Hi, in August I experimented with some indigo dyeing, which you can read about here. Then I wanted to try dyeing several pieces of cotton muslin to make a 16-panel Shibori skirt. (I wrote about how I made each design in this post.)
Now my challenge is finalizing the order of the panels. I dyed eight pieces of fabric, each with a different design but I tried to keep them about the same intensity of blue so the skirt will have a cohesive look. Even so, I’m not so sure they all work together. The skirt has eight panels for the front and eight for the back. It’s an A-line skirt from a Japanese sewing book Basic Black – so just imagine the panels in a trapezoid shape.
I dyed four smaller pieces of fabric for the top row of panels and four larger pieces for the bottom row, which is taller than the top row. This meant that I was limited to four specific designs for the top and four for the bottom. After fooling around with different variations, here’s the order I like for the top four panels of my Shibori skirt.
I posted another variation of this on Instagram and Twitter, which you can see here. On IG, Shana Levy McCracken (@lanachevy) suggested flipping the striped panel so the darker stripes were on the bottom, Ka Yun Cheng (@kayun.cheng) agreed – and so did I. On Twitter, Josefina Segura (@joevacom), a blogger (Coser a Color) from Uraguay, suggested this reorder of the panels, which is how I eventually got to this arrangement. I really appreciate getting comments and replies from social media!
Here’s one option for the bottom row…
… and here’s another option for the bottom row with the order of the last two panels flipped.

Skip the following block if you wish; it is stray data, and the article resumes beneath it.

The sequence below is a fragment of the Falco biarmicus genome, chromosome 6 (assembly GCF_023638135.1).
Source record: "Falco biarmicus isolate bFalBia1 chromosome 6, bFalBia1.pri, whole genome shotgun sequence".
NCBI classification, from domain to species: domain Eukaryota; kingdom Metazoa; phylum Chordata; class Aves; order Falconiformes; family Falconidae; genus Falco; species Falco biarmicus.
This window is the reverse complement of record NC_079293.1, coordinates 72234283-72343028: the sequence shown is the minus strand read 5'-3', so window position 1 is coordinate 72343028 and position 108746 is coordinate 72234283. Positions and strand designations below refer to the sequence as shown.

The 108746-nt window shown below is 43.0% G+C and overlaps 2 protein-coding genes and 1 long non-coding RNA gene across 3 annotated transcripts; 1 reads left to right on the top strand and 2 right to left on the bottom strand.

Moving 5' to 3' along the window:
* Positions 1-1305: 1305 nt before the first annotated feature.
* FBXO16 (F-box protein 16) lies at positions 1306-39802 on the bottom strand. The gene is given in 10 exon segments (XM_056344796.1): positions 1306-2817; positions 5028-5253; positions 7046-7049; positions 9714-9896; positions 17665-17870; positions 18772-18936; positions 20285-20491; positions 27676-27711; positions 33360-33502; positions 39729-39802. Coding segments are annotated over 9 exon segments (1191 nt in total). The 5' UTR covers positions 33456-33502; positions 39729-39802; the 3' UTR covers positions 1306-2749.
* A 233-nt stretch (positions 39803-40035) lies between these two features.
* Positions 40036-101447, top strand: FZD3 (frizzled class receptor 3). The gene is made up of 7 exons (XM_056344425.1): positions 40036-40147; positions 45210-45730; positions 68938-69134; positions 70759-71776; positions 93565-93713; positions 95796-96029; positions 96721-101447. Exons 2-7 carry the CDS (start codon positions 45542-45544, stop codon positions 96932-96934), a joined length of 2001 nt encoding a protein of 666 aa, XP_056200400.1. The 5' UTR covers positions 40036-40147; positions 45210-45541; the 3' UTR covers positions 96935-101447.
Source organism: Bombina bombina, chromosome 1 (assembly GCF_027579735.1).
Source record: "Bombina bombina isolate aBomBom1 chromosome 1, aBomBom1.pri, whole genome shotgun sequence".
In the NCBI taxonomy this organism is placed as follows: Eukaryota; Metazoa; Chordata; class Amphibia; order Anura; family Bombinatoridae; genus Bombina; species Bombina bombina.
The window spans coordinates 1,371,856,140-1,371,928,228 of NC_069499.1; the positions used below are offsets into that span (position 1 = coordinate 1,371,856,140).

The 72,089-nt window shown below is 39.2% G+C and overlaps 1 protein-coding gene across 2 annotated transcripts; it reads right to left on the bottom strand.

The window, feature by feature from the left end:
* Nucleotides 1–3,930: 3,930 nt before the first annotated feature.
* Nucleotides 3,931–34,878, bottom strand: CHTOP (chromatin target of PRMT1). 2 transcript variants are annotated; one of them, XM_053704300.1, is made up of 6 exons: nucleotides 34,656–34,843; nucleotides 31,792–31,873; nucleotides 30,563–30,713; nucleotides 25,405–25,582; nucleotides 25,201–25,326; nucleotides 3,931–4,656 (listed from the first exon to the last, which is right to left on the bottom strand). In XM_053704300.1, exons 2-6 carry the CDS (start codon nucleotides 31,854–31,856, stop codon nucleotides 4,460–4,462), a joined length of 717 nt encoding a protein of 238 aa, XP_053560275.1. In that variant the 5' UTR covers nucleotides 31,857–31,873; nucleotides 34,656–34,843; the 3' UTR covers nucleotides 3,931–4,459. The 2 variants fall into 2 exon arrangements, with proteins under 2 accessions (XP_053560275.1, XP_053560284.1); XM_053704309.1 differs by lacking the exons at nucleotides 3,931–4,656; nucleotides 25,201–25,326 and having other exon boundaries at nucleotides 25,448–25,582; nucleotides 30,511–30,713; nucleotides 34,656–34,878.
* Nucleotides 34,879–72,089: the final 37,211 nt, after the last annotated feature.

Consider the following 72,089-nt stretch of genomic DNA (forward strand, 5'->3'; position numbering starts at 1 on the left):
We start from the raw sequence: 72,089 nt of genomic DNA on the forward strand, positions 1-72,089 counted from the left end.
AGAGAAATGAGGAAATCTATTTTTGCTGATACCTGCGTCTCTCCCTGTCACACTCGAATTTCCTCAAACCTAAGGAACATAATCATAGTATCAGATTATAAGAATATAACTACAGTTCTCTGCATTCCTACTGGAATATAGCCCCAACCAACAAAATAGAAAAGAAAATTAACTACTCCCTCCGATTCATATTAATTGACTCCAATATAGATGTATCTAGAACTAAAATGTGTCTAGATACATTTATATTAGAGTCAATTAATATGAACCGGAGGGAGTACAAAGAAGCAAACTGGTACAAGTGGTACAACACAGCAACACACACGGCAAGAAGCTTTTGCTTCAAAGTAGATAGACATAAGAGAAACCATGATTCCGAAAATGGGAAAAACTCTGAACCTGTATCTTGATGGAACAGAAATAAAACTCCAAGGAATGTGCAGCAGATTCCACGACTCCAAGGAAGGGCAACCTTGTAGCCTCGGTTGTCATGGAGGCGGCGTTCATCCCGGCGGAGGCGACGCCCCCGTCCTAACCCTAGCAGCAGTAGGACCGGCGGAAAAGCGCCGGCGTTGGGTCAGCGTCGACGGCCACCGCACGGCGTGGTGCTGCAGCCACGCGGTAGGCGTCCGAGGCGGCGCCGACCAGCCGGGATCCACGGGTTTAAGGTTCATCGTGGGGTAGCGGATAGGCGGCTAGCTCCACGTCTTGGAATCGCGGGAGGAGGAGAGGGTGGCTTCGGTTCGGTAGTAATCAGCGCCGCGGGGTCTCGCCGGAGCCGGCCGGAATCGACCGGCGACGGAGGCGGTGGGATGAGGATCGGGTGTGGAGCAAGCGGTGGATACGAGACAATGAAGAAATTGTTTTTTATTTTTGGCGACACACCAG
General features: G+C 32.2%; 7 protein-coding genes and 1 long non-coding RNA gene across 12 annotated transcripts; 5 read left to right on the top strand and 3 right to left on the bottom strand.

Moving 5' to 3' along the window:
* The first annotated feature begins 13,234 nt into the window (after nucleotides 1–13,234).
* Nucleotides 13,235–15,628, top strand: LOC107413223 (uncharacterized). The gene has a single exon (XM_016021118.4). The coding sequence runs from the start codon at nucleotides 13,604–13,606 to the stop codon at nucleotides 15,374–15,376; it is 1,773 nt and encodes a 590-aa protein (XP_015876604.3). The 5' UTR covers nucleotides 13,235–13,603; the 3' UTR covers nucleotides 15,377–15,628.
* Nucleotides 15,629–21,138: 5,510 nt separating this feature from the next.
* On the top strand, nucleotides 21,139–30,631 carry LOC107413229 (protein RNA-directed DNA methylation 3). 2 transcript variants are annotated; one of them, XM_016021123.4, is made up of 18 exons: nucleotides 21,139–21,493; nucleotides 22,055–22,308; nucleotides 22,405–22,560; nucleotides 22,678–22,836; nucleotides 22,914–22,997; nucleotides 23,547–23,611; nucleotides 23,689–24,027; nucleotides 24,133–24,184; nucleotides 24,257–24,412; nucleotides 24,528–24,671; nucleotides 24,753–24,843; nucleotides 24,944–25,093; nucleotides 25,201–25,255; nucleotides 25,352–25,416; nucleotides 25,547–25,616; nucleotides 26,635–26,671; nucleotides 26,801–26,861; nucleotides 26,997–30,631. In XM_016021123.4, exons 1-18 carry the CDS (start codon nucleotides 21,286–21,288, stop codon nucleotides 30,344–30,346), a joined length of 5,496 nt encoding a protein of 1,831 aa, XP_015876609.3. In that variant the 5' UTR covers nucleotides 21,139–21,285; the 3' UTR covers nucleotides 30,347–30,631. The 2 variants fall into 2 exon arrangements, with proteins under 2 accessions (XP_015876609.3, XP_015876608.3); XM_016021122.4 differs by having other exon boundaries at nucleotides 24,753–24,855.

Now I need to decide which bottom row to use. Here’s option 1:
And here’s option 2:
Which one do you like best for my Shibori skirt? Option 1 or 2? I’m leaning towards Option 2. The darker bottom right panel seems to go better with the panel above it.
Hi, in August I wrote Part 1 about DIY Shibori and then a follow-up post about washing indigo-dyed fabric. Part 1 was about the indigo dyeing workshop I organized for the Bay Area Sewists and goes into more detail about mixing the dye and some Shibori techniques. Towards the end of that post I mentioned that I would reveal the results of my additional dye experiments because I had taken a bucket of dye home to try a few more folding and binding techniques.
I had wanted to have a total of eight pieces of fabric, each with a different design so I could use the fabric to make a 16-sectioned skirt. The pattern is from the Japanese sewing book Basic Black: 26 Edgy Essentials for the Modern Wardrobe by Sato Watanabe. The A-line skirt has eight panels for the front and eight for the back. I already had one dyed piece from the workshop so I needed to dye seven more pieces of fabric that were large enough to fit two skirt sections each: four were about 18″ x 20″ (46 cm x 51 cm) and the other three were bigger, to fit the bottom pattern pieces, roughly 18″ x 35.5″ (36 cm x 90 cm).
I made a version of this skirt in a solid black cotton piquet, which you can see here. It’s hard to see the different sections in the finished photos because I’m not great at photographing black.